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Stop breastfeeding

All mothers experience breastfeeding differently. When the nursing period comes to an end, for whatever reason, this too is something that mothers perceive differently. Many feel sad to realize that this period is over. Others feel relief, while still others have mixed feelings. And so on. In other words, it’s a very personal experience. However, it is important to emphasize that it can be both difficult and highly emotional for the mother to stop nursing.

One factor that usually has an impact is whether the mother made her own decision to stop, or if she felt forced, for whatever reason, to do so. It’s usually easier if the mother feels it’s her own decision.

The mother might not have the energy to continue nursing due to complications. There are many reasons why breastfeeding can be difficult. Ultimately, it is best for the baby if the mother is in balance and has the energy, then if she continues to nurse at any cost.

Reasons to stop breastfeeding

There are many different reasons to stop breastfeeding: The mother has decided to–The mother reaches a point when she feels that she is done with breastfeeding. When this happens is highly personal and very different. It is important to point out that this is the parents’ decision based on their baby and family situation.

Baby refuses the breast

A baby that has started eating food may suddenly refuse the breast and decide to stop breastfeeding. If the baby is little (and has not started eating food yet) and refuses the breast, there are tips and advice about how to get breastfeeding started again (should you want to continue).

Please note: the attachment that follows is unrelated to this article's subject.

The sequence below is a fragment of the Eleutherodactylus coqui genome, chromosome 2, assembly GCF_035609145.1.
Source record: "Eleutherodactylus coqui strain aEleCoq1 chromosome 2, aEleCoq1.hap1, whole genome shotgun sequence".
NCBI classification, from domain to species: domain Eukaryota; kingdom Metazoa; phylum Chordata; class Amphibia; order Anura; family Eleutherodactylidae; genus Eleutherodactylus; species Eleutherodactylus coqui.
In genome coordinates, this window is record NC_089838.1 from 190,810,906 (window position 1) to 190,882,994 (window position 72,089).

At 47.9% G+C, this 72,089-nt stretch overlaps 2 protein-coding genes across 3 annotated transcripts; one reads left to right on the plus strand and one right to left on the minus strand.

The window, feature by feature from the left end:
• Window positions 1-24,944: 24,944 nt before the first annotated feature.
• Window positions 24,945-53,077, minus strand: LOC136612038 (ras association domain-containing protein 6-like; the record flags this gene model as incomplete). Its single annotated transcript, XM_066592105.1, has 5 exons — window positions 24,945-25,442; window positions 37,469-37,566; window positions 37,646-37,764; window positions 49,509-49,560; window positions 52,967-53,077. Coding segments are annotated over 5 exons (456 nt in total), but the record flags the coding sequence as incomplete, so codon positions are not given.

Medical reasons

There may be medical reasons why breastfeeding needs to stop. For example, if the mother needs to take medication*, the weaning process is determined by how quickly breastfeeding needs to stop. The easiest way to stop breastfeeding is to wean baby gradually. * Some medication passes to the breast milk and should not be taken while breastfeeding.

Nursing complications

When it is necessary to stop breastfeeding due to nursing or breast complications, it is generally a question of what the mother can cope with. Get practical support or counselling both before and after you decide to stop. Consult your healthcare provider or a breastfeeding clinic.

Mother is worn out

Some older babies prefer to nurse at night. There’s so much for baby to look at during the day and your baby may not be able to settle at the breast. This is a common topic at breastfeeding clinics—mothers who have not slept properly for eight or nine months and are completely exhausted. They want to cut back or stop breastfeeding, especially at night.

If you struggle with nighttime feeding, you may find comfort in knowing that women who nurse at night fall into a deep sleep faster than women who do not. So, although you are breastfeeding a lot and your sleep is interrupted, a mom has a better chance of feeling rested than a woman who sleeps as little but does not breastfeed.